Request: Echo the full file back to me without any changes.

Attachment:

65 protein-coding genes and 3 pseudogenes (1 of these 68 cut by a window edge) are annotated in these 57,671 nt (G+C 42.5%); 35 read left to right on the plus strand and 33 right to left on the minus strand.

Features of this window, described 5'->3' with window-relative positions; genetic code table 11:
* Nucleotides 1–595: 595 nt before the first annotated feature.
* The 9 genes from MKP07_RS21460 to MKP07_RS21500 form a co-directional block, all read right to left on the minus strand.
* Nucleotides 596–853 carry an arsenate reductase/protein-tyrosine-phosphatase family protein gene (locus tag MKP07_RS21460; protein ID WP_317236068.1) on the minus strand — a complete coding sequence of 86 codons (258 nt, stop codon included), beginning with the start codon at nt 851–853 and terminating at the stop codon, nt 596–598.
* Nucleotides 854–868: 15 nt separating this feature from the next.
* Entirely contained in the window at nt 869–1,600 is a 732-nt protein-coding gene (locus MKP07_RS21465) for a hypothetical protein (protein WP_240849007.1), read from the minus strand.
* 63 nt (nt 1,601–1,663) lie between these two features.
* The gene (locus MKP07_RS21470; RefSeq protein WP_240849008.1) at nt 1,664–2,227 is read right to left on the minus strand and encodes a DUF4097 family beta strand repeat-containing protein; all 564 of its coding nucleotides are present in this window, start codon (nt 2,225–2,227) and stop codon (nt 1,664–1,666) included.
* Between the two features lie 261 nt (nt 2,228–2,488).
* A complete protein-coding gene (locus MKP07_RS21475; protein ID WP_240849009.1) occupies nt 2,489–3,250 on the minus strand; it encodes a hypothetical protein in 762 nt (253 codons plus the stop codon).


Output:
65 protein-coding genes and 3 pseudogenes (1 of these 68 cut by a window edge) are annotated in these 57,671 nt (G+C 42.5%); 35 read left to right on the plus strand and 33 right to left on the minus strand.

Features of this window, described 5'->3' with window-relative positions; genetic code table 11:
* Nucleotides 1–595: 595 nt before the first annotated feature.
* The 9 genes from MKP07_RS21460 to MKP07_RS21500 form a co-directional block, all read right to left on the minus strand.
* Nucleotides 596–853 carry an arsenate reductase/protein-tyrosine-phosphatase family protein gene (locus tag MKP07_RS21460; protein ID WP_317236068.1) on the minus strand — a complete coding sequence of 86 codons (258 nt, stop codon included), beginning with the start codon at nt 851–853 and terminating at the stop codon, nt 596–598.
* Nucleotides 854–868: 15 nt separating this feature from the next.
* Entirely contained in the window at nt 869–1,600 is a 732-nt protein-coding gene (locus MKP07_RS21465) for a hypothetical protein (protein WP_240849007.1), read from the minus strand.
* 63 nt (nt 1,601–1,663) lie between these two features.
* The gene (locus MKP07_RS21470; RefSeq protein WP_240849008.1) at nt 1,664–2,227 is read right to left on the minus strand and encodes a DUF4097 family beta strand repeat-containing protein; all 564 of its coding nucleotides are present in this window, start codon (nt 2,225–2,227) and stop codon (nt 1,664–1,666) included.
* Between the two features lie 261 nt (nt 2,228–2,488).
* A complete protein-coding gene (locus MKP07_RS21475; protein ID WP_240849009.1) occupies nt 2,489–3,250 on the minus strand; it encodes a hypothetical protein in 762 nt (253 codons plus the stop codon).